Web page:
Hilliard City Council could decide June 24 whether to approve the rezoning necessary for the Jerry Spears Funeral Home to operate in a former church building on Hyde Park Drive.

“I’m pleased to see the community came out to express their concern and support,” council President Kelly McGivern said at the conclusion of a 3 1/2-hour meeting June 10, during which 32 people spoke in support or opposition to the planned-unit-development rezoning application.

Council members questioned several of the speakers but did not offer their views at the conclusion of the public hearing held in conjunction with the second reading of the authorizing legislation.

A third and final reading is possible June 24.

“I don’t know if it will be postponed or not; (it) depends on if there are proposed changes to the plan,” McGivern said.

Bob Spears Jr., one of three family owners of Jerry Spears Funeral Home at 2693 W. Broad St., told council members he desires to make changes to the application that include increasing the number of parking spots from 70 to 80, relocating the parking-lot entrance about 25 feet to the east and adding more landscape screening on the western end of the 2.7-acre parcel where it borders the Westbriar subdivision.

“Having happy neighbors is more important than money,” Spears said.

He said he would invest an additional $30,000 to make the changes.

Overall, Spears said, he is investing about $100,000 in exterior of the parcel and about $70,000 to remodel the former Parkside Community Church, 5505 Hyde Park Drive, into a funeral home.

Residents, not all of whom lived in the neighboring subdivisions to the proposed funeral home, commented at the meeting. A Hilliard police officer also was stationed in the standing-room-only council chambers.

“We are asking to keep our residential area residential. ... It’s just not the right location,” said Jeff Johnson, president of the Brookfield Village Homeowners Association.

Jason Sparks, president of the Hyde Park Homeowners Association, said most of his neighborhood’s residents are opposed.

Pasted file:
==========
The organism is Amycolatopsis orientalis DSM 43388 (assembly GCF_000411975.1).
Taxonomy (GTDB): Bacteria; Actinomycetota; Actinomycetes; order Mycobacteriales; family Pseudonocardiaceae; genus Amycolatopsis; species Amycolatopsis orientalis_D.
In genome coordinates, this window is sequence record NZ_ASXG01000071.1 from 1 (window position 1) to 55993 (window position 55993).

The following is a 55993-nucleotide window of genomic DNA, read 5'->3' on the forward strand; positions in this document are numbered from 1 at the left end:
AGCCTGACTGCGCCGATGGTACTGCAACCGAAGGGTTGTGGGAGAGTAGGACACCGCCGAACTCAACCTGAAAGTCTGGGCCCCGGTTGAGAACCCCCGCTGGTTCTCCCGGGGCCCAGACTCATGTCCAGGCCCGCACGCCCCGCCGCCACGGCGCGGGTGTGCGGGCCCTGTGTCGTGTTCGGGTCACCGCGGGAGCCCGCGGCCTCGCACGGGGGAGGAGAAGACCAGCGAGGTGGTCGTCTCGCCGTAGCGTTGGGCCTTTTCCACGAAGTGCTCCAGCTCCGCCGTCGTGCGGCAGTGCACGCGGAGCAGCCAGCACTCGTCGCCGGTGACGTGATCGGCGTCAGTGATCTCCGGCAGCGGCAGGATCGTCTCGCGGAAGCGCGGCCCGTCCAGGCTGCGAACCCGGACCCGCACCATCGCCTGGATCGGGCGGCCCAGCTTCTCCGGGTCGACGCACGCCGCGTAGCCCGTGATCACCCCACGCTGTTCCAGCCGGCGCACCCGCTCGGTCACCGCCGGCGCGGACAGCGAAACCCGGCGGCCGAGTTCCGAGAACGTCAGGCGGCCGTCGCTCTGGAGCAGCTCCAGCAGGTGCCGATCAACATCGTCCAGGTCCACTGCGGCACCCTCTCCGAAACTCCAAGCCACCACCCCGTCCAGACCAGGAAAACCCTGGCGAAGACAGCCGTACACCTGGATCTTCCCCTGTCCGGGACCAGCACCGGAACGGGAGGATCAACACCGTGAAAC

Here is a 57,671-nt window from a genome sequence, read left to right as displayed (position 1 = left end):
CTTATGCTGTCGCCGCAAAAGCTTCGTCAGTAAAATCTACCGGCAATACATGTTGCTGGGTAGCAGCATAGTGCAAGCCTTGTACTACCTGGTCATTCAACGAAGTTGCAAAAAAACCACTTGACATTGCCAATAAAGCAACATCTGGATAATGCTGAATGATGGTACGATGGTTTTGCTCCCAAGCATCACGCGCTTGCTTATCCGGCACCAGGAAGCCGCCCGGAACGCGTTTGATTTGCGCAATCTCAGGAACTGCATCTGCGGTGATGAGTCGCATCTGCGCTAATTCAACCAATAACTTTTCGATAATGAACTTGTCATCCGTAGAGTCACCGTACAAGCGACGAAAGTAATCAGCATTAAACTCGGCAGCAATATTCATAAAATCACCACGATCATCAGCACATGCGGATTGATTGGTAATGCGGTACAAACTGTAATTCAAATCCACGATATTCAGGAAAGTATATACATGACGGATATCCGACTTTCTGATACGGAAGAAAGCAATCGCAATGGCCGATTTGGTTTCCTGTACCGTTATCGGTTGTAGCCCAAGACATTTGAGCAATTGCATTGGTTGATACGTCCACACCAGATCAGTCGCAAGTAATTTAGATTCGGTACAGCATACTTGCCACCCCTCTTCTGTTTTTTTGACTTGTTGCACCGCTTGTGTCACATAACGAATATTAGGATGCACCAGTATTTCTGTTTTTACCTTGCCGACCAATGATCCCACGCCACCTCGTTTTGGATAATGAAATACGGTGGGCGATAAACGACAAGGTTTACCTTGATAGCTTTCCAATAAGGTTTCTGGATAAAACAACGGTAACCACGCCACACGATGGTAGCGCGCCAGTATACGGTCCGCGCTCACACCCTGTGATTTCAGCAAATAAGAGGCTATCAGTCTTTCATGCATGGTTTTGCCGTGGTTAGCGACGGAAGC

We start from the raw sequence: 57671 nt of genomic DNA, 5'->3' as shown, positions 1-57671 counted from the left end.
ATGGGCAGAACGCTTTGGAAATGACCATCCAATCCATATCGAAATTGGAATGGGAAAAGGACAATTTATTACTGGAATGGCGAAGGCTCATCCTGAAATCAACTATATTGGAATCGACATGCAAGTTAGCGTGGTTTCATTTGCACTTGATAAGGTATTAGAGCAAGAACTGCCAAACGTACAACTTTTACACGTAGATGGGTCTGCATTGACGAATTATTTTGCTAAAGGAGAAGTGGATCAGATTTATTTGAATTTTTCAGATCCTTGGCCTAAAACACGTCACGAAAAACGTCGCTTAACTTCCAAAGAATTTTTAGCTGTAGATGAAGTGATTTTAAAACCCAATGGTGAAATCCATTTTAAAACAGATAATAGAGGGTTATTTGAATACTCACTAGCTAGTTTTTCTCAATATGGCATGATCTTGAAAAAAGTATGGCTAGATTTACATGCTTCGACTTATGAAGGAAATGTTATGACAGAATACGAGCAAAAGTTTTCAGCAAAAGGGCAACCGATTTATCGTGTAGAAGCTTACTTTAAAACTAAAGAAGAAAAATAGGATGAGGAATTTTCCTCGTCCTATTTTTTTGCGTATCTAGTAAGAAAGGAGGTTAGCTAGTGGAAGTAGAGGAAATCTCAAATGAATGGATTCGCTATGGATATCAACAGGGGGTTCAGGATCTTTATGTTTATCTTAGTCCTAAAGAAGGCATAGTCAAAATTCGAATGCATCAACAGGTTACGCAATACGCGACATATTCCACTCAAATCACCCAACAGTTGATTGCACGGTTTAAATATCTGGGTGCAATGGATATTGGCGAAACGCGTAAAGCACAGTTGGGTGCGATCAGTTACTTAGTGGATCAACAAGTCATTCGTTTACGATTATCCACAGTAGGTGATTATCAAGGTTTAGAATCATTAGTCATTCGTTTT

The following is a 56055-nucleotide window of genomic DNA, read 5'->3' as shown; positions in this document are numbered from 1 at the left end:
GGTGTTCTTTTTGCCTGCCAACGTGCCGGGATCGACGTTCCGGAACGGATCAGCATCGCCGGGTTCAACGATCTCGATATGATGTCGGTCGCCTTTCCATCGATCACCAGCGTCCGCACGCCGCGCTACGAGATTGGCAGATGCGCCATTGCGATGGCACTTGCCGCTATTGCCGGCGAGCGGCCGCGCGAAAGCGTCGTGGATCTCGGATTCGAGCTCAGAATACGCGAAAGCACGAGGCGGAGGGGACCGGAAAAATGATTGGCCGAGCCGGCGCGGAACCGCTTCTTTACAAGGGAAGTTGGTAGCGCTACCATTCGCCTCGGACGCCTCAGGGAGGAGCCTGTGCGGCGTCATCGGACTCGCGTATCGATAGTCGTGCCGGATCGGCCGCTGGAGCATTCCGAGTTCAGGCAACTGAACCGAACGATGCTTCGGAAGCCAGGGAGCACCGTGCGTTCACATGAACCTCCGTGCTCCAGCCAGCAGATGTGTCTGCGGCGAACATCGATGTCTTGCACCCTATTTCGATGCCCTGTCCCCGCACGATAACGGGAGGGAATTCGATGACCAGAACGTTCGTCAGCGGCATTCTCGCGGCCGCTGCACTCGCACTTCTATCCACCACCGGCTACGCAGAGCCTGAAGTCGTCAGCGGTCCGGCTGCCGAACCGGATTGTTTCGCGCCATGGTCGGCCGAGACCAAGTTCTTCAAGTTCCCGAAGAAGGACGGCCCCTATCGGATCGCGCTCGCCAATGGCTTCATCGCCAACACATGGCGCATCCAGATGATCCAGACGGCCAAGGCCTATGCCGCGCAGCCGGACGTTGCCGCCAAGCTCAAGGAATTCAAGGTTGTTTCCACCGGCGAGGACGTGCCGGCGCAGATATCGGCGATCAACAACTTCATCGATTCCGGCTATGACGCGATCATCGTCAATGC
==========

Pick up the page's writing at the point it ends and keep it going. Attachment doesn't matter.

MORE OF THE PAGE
Karen Stamborski of Bennison Court said she was concerned about her property value.

“I shouldn’t have to suffer for the business of one man,” Stamborski said.

Several residents expressed safety concerns, citing that the funeral home would bring large numbers of people into a residential area.

Residents occasionally challenged each other, once concerning whether exposure to a funeral home caused chronic stress or threatened the mental health of developing adolescents.

Other residents spoke in support of the funeral home.

Shawn Sech of Olde Creek Lane said it would be “nice to have (funeral services) available in the community in which we live.”

Daniel Shafer of Hyde Park Drive said the funeral home would leave green space intact and would not raise taxes or harm the school district.

City Council’s decision will either uphold or overturn the positive recommendation of the Hilliard Planning and Zoning Commission, a decision that Benison Court resident Phil Kaplan called a “fiasco.”

Kaplan was referring to the planning commission’s reversal of its initial decision to reject the rezoning proposal.

“Council needs to be transparent (and) give (voters) our voice,” he said.

On Feb. 14, commission chairman Scott Movshin and members Chris Lewie, Tracey Nixon and Bill Uttley issued a 4-0 negative recommendation for the rezoning. Mayor Don Schonhardt, Brent Bergefurd and Jay Muether were absent.

On March 14, Uttley asked for reconsideration and said one member, whom he identified as Nixon, “did not vote properly,” and in light of a “procedural error,” the application should be reconsidered. That measure was approved 4-0 with Bergefurd, Lewie, Muether and Uttley voting in favor of it. Movshin, Nixon and Schonhardt were absent.

David Ball, director of communications for Hilliard, has explained the “procedural error” as a commission member casting a vote based on a reason other than conditions included in the city code.

“When we were informed that there might have been a procedural error, the law department called Movshin to inform him (of it),” Ball said. “When voting, commission members are required to follow (city code). If a vote does not align with that (code), it is considered a procedural error that can result in a case being reconsidered.”

The part of the code being referenced is section 1107.02, which outlines the qualifying conditions for proposed PUDs, according to Ball.

In this instance, a commission member gave thought to the reason for a vote and informed the chairman the decision was not based on that code, he said.

“There was no discussion of which conditions that commission member felt had not been followed,” Ball said.

On April 11, the commission voted 3-2 in favor of the rezoning application. Schonhardt, Bergefurd and Muether voted for it; Movshin and Lewie voted against it. Uttley was absent and Nixon abstained.

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